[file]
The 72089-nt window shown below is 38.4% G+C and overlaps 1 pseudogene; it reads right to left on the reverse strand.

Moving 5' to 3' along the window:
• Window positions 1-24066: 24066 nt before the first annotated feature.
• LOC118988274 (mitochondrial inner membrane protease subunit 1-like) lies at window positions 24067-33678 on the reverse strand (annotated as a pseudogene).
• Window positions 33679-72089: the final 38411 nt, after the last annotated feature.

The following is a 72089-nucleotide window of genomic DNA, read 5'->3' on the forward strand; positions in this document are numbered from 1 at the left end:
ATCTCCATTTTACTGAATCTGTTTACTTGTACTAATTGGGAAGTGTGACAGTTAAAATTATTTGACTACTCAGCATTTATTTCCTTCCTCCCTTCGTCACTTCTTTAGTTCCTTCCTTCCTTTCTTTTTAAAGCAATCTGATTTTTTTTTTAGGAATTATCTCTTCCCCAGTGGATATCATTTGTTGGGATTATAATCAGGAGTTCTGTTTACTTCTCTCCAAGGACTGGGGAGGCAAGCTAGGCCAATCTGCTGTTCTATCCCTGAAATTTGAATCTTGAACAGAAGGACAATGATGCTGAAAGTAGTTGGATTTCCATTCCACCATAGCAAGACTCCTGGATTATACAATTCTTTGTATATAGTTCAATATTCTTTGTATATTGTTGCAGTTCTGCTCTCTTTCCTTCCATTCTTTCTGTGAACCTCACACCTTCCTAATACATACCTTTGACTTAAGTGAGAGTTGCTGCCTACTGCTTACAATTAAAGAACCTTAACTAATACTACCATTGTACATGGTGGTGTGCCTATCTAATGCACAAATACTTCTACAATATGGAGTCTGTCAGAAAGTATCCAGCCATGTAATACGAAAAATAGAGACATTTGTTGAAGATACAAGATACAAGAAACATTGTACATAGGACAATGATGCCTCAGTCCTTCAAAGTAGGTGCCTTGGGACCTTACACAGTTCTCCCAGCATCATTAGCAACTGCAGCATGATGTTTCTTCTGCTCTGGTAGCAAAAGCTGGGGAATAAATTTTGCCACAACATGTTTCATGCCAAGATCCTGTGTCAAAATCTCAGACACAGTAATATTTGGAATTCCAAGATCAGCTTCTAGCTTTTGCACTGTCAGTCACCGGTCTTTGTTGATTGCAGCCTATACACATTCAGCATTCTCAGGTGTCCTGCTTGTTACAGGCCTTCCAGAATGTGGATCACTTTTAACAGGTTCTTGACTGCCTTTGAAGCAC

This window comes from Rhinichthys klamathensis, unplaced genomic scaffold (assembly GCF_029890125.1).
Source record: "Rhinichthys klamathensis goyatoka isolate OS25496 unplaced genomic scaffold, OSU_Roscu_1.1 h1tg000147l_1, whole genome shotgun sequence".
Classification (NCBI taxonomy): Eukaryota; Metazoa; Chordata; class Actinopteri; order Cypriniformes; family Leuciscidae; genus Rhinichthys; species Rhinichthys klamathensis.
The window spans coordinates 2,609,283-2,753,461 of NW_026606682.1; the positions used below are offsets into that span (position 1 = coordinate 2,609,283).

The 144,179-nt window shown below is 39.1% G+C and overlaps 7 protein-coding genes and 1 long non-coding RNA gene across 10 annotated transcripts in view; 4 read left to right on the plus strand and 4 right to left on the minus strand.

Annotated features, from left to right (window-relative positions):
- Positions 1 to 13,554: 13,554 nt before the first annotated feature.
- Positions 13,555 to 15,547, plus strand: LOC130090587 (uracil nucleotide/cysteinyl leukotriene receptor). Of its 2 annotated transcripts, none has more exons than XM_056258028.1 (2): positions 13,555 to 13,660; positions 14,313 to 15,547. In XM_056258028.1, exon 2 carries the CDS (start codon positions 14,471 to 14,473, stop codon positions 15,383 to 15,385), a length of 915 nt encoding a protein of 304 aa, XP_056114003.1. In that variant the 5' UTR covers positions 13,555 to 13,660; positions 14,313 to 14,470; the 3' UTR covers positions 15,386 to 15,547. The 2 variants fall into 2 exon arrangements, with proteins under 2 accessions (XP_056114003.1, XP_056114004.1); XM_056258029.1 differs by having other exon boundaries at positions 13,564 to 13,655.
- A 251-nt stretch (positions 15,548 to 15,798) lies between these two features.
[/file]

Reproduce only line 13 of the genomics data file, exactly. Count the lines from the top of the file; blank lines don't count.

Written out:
Annotated features, from left to right (window-relative positions):